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Secondary Sources: ALR

A guide designed for first year law students on the MU Law Library's resources for secondary sources / Last updated by Jacob Wood, JD '25

What are ALRs?

The American Law Reports (ALR) contain annotations (articles) on very narrow legal issues that tend to be more in-depth than the analysis in legal encyclopedias. The print version of the ALR typically uses a case that illustrates a legal concept very well to explain the issue, while the electronic versions dive straight into the legal analysis. ALR annotations also provide references to case law and statutes from many different states to help you understand how a particular legal has been applied in different jurisdictions. ALR annotations also contain references to  other secondary sources, including related ALR annotations, treatise and encyclopedia articles, and law review articles.  Individual ALR annotations also contain their own indexes and tables of contents.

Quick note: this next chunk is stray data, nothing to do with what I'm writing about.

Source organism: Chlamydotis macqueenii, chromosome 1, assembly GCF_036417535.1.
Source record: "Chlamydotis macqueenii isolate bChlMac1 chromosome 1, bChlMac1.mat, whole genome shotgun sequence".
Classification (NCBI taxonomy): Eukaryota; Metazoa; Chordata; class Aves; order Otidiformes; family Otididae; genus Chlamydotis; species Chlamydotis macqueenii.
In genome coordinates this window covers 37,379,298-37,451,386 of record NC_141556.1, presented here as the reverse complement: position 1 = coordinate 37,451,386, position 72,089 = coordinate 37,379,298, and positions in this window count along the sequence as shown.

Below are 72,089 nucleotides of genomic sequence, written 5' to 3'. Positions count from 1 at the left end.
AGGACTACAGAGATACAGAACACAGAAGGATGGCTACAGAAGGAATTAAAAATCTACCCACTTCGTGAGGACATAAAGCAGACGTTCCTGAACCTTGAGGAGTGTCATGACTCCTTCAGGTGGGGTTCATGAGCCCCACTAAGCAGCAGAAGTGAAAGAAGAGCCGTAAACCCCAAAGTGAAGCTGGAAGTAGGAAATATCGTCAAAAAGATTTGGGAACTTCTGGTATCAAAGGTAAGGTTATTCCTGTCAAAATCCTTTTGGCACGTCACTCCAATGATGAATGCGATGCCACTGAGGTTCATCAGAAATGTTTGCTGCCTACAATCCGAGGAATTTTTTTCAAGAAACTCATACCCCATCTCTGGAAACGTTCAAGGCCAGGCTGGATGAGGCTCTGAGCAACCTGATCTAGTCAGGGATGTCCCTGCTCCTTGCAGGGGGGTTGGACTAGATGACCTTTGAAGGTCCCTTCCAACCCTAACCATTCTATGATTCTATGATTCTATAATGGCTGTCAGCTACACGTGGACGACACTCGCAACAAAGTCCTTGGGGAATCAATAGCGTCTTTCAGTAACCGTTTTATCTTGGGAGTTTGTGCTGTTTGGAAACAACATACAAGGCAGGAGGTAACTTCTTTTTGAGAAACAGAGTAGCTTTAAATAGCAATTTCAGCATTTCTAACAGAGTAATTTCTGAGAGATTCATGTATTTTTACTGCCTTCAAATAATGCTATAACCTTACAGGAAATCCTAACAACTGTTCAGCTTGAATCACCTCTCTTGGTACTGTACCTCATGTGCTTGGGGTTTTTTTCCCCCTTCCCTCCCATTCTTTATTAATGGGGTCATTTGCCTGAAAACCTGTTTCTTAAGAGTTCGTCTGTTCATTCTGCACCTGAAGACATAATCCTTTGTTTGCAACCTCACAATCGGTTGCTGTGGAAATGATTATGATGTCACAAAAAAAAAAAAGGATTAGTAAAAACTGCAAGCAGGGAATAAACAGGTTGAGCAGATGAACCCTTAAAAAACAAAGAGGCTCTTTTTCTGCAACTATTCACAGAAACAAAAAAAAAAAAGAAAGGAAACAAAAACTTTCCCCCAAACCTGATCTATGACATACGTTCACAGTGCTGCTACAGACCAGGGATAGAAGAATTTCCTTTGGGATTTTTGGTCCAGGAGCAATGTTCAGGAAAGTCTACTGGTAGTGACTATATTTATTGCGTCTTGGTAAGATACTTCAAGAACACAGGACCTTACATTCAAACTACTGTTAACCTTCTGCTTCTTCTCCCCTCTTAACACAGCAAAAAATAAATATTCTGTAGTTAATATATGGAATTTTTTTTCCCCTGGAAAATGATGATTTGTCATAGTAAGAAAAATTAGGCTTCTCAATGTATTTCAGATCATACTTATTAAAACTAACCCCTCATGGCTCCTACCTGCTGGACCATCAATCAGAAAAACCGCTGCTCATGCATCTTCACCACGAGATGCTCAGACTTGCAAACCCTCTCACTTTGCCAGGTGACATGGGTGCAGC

Useful features:

  • In-depth analysis of decisions from all jurisdictions
  • Annotation-specific libraries of secondary source references for further research
  • Comprehensive index as well as indexes to individual annotations

Things to be aware of: 

  • Like encyclopedias, ALRs are not typically cited
  • Be sure to check the pocket parts for updates

Locating ALRs